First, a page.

……if you are trying to find books in addition to the textbooks for freshmen for each course, then the course outline should have already made the recommendation. For instance, for Calculus 1, I have put down something like the following in the course outline.
George B. Thomas Jr., Maurice D. Weir and Joel R. Hass “Thomas’ Calculus”, 12th Edition, published by Pearson, 2009.
James Stewart, “Single Variable Calculus”, 8th Edition, published by Brooks/Cole Cengage Learning.
However, if you are looking for more general reading recommendation for EIE or CS students, then the answer is much more complicated. This is because EIE and CS have many exciting and interesting areas. You can only find good introductory books specifically written for one particular area, but not for all areas. …… However, I would highly recommend our students to follow the following two groups on WeChat
Especially the first group provides some very high-level introduction to various fields in EIE from time to time.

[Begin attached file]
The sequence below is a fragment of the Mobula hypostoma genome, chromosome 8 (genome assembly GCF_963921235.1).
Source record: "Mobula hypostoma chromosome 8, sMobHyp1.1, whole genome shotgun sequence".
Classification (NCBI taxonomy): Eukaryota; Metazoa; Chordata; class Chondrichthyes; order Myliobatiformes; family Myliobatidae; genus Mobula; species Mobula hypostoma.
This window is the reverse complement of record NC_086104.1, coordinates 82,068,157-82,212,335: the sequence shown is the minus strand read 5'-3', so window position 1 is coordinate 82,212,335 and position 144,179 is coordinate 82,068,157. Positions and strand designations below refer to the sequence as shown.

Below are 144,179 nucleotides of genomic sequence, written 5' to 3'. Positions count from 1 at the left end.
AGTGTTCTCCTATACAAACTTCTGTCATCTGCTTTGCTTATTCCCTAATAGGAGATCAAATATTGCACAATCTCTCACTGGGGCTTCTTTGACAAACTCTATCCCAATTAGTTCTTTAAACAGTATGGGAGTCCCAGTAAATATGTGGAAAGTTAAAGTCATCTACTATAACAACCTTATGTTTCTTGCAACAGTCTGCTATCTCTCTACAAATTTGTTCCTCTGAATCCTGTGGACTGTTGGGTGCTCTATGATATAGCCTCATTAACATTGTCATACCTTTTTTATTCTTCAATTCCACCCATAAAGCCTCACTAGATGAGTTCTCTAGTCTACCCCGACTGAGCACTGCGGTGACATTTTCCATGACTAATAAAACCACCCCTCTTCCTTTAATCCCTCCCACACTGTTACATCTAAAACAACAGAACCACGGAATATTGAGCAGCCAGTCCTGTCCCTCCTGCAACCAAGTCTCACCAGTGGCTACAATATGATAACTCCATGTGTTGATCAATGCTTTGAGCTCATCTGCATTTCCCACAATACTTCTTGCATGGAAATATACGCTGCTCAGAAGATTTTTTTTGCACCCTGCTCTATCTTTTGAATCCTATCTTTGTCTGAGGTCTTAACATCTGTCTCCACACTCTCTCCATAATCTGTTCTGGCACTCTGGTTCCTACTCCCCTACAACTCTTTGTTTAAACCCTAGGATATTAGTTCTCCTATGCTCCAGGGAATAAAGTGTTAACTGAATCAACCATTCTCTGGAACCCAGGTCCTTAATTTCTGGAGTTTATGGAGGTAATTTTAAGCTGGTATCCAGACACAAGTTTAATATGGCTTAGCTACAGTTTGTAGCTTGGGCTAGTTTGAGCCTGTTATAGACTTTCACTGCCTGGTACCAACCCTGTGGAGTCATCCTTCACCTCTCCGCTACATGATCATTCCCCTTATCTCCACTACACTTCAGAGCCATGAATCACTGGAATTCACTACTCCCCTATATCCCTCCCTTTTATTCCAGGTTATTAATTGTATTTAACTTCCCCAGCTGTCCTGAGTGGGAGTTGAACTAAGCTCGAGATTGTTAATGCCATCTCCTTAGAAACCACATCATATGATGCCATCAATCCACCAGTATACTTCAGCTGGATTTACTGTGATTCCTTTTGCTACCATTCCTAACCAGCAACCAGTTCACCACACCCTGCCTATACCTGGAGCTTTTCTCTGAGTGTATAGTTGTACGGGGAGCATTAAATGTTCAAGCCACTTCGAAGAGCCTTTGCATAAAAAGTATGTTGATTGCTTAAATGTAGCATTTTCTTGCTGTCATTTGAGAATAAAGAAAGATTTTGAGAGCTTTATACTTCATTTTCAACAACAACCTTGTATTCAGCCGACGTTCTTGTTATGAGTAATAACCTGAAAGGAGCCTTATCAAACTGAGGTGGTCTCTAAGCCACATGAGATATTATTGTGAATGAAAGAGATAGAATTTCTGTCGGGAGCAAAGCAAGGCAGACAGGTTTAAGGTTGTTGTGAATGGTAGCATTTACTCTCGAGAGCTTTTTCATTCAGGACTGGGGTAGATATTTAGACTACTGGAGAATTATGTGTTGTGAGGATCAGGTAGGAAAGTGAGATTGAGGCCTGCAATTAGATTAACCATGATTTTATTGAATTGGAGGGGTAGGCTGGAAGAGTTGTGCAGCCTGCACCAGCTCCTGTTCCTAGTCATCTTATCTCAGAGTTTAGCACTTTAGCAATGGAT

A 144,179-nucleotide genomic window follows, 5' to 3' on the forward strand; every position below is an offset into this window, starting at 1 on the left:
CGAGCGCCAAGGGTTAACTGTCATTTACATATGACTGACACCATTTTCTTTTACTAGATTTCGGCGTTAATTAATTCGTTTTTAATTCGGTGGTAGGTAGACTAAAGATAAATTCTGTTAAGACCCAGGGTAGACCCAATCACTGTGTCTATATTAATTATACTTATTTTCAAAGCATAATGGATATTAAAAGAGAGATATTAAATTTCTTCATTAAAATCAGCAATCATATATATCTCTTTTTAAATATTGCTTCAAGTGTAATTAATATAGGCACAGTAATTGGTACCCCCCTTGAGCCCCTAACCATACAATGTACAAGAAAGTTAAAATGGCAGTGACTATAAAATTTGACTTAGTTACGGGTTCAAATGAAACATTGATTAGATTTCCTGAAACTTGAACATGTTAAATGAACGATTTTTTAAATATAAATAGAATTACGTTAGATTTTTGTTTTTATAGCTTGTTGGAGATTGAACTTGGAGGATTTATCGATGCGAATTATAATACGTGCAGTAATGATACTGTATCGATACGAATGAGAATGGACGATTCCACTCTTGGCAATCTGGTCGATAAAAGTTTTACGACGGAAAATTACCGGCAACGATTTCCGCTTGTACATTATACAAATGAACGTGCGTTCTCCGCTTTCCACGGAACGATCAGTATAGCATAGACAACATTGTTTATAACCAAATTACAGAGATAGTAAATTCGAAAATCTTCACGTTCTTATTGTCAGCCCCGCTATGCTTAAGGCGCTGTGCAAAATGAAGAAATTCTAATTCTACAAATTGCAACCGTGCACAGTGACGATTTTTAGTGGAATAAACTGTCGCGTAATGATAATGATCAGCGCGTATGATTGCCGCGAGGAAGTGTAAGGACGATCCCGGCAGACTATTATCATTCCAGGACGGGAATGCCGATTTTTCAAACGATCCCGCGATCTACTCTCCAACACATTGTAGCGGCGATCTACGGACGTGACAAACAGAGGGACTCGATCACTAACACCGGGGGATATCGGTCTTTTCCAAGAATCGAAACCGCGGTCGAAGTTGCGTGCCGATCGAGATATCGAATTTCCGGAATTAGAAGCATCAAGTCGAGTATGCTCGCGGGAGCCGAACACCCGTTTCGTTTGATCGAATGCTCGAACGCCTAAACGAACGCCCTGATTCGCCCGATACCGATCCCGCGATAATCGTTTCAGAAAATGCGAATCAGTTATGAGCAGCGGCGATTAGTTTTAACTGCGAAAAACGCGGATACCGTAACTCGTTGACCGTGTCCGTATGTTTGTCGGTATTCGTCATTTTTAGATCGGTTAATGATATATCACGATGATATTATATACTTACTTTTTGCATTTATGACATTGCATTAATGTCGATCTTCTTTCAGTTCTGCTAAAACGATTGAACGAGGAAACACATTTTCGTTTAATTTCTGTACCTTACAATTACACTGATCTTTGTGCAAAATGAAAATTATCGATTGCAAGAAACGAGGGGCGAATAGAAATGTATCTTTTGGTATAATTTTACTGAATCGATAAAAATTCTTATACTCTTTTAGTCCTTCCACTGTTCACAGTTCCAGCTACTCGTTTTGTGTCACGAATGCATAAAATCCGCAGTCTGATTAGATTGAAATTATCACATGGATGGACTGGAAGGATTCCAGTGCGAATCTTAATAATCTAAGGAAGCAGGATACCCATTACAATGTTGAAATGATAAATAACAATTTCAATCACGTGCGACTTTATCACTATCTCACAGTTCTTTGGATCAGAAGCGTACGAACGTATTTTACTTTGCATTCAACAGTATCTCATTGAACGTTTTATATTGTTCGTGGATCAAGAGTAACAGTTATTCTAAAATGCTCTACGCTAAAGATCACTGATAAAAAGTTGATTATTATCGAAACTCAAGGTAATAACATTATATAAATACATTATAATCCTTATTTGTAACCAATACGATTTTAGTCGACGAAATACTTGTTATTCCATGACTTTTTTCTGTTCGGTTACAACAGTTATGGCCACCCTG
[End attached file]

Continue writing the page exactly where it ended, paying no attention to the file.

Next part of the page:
注：CS指Computer Science计算机科学与技术专业，EIE指Electronic Information Engineering电子信息工程专业
As for freshmen, I suggest they focusing on:
- English study
(subject terminology, typically on the back of subject textbooks);
- Time management
(there are so many good books talking about that. You may take a look of YouTube: Randy Pausch Lecture: Time Management, you can find his ppt on web too);
- Finding/consolidating your goals.
As for majors, I suggest students reading “Scientific American” (for sci and tech oriented students) and “Wall street journal”(for finance oriented students) as a habit.
- 杨维纮 – 力学与理论力学（上册）
- Richard Feynman – The Feynman Lectures on Physics
- Walter Rudin – Principles of Mathematical Analysis
- 卢丁 – 数学分析原理（中文版）
- 菲赫金哥尔茨 – 数学分析原理
- 常庚哲、 史济怀 – 数学分析教程（2012-8-1出版）
- John E. Hutchinson – Introduction To Mathematical Analysis(1994)(Revised by Richard J. Loy 1995/6/7)